History of the Restoration Movement

George Edward Darling


The Life Of George E. Darling

George Edward Darling was born October 5, 1915, to George Ephraim and Alma Etta Darling at Wesson, Mississippi.

He attended school in Kern County, California.

On September 23, 1936, he married Doris Harrison. To this union, one boy and four girls were born: Darlene, Judi, George, Jr., Sharon and Karon (twins) listed in order of their birth.

Darling began preaching in 1941 at San Luis Obispo, California. His first full-time work was Coalinga, California. Places he preached or did local work were: San Luis Obispo, California; Oakland, California; Coalinga, California; Houston, Texas; Hale Center, Texas; Floydada, Texas; Coffeyville, Kansas; Cedar Rapids, Iowa; Mt. Dora, Florida; Ft. Pierce, Florida; Jacksonville, Florida; Meridian, Mississippi; Pensacola, Florida; Alexandria, Louisiana; Clarksdale, Mississippi; and Ft. Deposit, Alabama.

He did mission work in Canada and in the Holy Land. He conducted vacation Bible schools in New Mexico, Colorado, Missouri, Illinois, Oklahoma, and Arkansas.

He collected his own library, studied hard, attended every lectureship that was possible, attended special classes and "sat at the feet" of many great preachers.

George, or "brother D," as many called him, had a special interest in the Bellview Preachers Training School, being present with Bill Cline while it was in the planning stage. He had planned to retire there when 65 and work with the school in some capacity.

He served as assistant Chaplain at San Quentin prison while living in Oakland, California.

Darling died March 27, 1980, at Ft. Deposit, Alabama. He was survived by his wife, Doris, five children and six grandchildren. Funeral service was conducted at Ft. Deposit with Bill Cline officiating, being assisted by Ira Y. Rice, Jr., Ernest Underwood and Gerald Miles. Pallbearers were from the Bellview Preachers Training School, Pensacola, Florida. Interment was in Ft. Deposit, Alabama.

Gussie Lambert, In Memoriam, Shreveport, La, c.1988, p.65,66

George Darling

Published March, 1981
The Christian Worker

George Edward Darling was not so well known in the area where this paper generally circulates as in other parts of the nation, but he was a very useful servant of the Lord, truly a great and good man. I first became acquainted with him while I was preaching for the Palm Avenue church in Fresno, California about the time he began to preach. He had much natural ability and seemingly an inexhaustible supply of energy. He was, from the very first, committed to the Lord and His word, opposing all forms of error. "Compromise of the Word" was something he simply could not do. The Church and the world are better because George Darling lived.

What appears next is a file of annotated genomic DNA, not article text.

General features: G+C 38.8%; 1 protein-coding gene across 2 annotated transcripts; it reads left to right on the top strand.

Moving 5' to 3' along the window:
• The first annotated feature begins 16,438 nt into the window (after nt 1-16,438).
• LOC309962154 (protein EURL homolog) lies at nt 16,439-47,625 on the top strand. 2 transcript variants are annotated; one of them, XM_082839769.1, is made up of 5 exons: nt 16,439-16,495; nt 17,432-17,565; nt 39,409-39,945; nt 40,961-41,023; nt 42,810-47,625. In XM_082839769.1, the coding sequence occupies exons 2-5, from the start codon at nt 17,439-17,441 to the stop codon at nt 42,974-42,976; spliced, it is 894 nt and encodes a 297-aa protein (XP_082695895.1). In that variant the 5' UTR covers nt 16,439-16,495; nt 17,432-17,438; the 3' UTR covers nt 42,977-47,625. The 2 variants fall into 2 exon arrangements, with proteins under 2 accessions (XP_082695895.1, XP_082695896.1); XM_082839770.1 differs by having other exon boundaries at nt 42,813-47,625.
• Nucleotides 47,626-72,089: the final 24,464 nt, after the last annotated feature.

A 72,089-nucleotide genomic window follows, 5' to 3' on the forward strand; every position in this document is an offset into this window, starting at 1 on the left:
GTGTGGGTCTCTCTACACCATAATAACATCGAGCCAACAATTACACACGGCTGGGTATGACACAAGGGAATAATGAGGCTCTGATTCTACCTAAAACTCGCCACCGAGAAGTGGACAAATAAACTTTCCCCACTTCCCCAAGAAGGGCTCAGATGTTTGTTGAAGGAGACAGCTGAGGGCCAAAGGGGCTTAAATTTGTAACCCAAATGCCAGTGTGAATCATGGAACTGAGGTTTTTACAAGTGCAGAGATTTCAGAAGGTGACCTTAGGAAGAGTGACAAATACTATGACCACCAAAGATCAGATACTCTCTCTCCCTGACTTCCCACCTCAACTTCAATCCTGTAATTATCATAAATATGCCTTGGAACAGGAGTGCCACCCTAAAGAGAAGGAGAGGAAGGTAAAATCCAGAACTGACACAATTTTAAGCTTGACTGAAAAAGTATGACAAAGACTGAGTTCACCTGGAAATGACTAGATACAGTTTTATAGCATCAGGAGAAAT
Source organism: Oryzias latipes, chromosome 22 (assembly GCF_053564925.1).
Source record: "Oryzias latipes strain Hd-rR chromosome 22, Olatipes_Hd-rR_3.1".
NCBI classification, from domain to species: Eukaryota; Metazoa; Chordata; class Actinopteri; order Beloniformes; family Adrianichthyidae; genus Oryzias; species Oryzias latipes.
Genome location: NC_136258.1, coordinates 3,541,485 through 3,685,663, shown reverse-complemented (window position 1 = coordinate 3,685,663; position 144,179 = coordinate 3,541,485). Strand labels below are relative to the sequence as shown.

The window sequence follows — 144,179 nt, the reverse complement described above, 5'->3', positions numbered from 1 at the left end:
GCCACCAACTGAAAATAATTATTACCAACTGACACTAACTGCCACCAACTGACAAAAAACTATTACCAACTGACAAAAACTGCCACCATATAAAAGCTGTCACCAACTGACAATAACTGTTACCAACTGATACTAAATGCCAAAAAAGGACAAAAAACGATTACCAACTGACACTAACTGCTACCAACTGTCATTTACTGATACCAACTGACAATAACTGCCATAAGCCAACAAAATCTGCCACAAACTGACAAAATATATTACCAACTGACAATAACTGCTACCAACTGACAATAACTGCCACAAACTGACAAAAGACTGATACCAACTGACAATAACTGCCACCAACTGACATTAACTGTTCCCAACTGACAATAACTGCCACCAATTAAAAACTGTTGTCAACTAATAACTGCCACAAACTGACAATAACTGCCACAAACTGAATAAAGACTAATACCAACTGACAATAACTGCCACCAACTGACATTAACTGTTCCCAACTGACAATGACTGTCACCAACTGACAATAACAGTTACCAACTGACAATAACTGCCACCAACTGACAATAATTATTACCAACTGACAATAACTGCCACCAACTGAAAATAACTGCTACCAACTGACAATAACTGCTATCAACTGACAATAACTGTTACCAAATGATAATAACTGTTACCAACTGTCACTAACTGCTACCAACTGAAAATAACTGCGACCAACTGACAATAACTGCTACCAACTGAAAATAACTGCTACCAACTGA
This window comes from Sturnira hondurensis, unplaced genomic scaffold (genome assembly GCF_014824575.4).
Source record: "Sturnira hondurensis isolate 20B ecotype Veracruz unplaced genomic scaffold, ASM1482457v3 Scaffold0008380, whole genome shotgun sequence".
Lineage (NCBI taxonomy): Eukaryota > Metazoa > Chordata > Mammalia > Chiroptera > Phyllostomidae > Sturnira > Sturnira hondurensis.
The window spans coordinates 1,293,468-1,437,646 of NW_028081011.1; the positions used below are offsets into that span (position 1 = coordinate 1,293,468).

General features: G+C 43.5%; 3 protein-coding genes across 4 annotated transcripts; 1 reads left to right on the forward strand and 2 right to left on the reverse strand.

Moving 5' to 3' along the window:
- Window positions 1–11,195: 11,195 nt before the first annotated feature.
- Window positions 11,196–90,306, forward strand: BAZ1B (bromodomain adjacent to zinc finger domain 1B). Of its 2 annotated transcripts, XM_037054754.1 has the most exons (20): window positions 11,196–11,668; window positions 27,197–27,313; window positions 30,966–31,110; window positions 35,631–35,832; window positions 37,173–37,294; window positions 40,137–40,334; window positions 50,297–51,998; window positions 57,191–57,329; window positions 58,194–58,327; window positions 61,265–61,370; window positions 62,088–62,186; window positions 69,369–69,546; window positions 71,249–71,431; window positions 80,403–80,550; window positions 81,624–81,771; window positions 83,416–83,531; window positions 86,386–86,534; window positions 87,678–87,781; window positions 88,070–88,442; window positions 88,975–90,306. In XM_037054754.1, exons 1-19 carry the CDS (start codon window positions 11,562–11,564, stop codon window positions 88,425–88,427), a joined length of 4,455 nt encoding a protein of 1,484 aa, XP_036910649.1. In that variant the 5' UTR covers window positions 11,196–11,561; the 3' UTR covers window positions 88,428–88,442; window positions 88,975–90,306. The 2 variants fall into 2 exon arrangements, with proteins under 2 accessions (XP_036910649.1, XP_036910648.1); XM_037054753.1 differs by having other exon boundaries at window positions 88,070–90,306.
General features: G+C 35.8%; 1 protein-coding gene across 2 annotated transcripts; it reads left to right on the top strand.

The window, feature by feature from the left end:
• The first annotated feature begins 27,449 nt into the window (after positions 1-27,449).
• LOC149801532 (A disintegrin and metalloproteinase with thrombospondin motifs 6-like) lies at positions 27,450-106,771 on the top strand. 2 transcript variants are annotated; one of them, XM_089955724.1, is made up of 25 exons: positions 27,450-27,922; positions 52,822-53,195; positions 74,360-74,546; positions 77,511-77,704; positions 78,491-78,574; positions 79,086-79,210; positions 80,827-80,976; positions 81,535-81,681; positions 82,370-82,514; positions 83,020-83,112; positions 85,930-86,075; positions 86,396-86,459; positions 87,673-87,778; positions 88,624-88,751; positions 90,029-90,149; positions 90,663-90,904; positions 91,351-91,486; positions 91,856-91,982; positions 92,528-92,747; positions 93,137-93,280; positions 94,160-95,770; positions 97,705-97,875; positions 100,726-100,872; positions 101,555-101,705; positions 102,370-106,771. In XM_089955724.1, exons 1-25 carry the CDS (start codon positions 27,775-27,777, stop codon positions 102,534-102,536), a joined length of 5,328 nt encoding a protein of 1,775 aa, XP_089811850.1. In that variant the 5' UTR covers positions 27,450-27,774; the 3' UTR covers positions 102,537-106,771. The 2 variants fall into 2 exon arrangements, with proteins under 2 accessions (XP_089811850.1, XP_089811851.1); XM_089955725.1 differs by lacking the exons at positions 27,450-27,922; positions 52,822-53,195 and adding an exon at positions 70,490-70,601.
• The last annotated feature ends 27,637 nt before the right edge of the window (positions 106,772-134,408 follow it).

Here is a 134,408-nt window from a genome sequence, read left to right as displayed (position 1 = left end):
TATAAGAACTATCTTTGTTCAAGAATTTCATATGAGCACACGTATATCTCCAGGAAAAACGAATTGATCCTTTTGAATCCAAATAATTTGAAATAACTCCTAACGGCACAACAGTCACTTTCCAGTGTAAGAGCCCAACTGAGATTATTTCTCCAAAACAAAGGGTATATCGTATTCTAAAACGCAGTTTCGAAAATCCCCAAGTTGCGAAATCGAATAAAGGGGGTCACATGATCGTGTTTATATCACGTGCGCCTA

Brother Darling was born October 5, 1915 at Wesson near Brookhaven, Mississippi. His parents were Mr. and Mrs. George Ephraim Darling, members of the Baptist church in which his father served as a preacher and once served as President of the Southern Convention of that denomination. When George was but five or six years old his father died of tuberculosis, having contracted this fatal disease by helping care for a neighbor who had fallen victim to it. His young widow was left with her two small sons to rear, and for a time she placed them in a Masonic Home in Mississippi. Some of her people had moved to California, and fairly soon she took her children and went there. At first she lived in Southern California, then soon went to Bakersfield. George grew up in Bakersfield, attending school there, and finished high school there in 1938. Following this he did some work in the Bakersfield Junior College. Somewhere he had some technical training and became a Petroleum Engineer. As a young man he was quite successful in this field, for he was a man of great natural ability and intelligence.

In Bakersfield he became acquainted with Miss Doris Irene Harrison, daughter of Brother and Sister A. C. Harrison. George and Doris came to love one another and on September 23, 1936 they were married by a Brother Hulme. Five children were born to them, all of whom are still living. They are: Darlene Bruno, Judith, George E. Jr., and the twins, Sharon and Karon. George Jr. serves as a deacon where he worships, teaches Bible classes, leads singing, and often does "fill-in" preaching.

Soon after they were married Brother Rue Porter, one of the great preachers of a past generation, conducted a meeting in Bakersfield. George and Doris attended this meeting, and one night her heart was flooded with joy as George "went forward" to make the good confession and be baptized into his Lord. This was in 1938.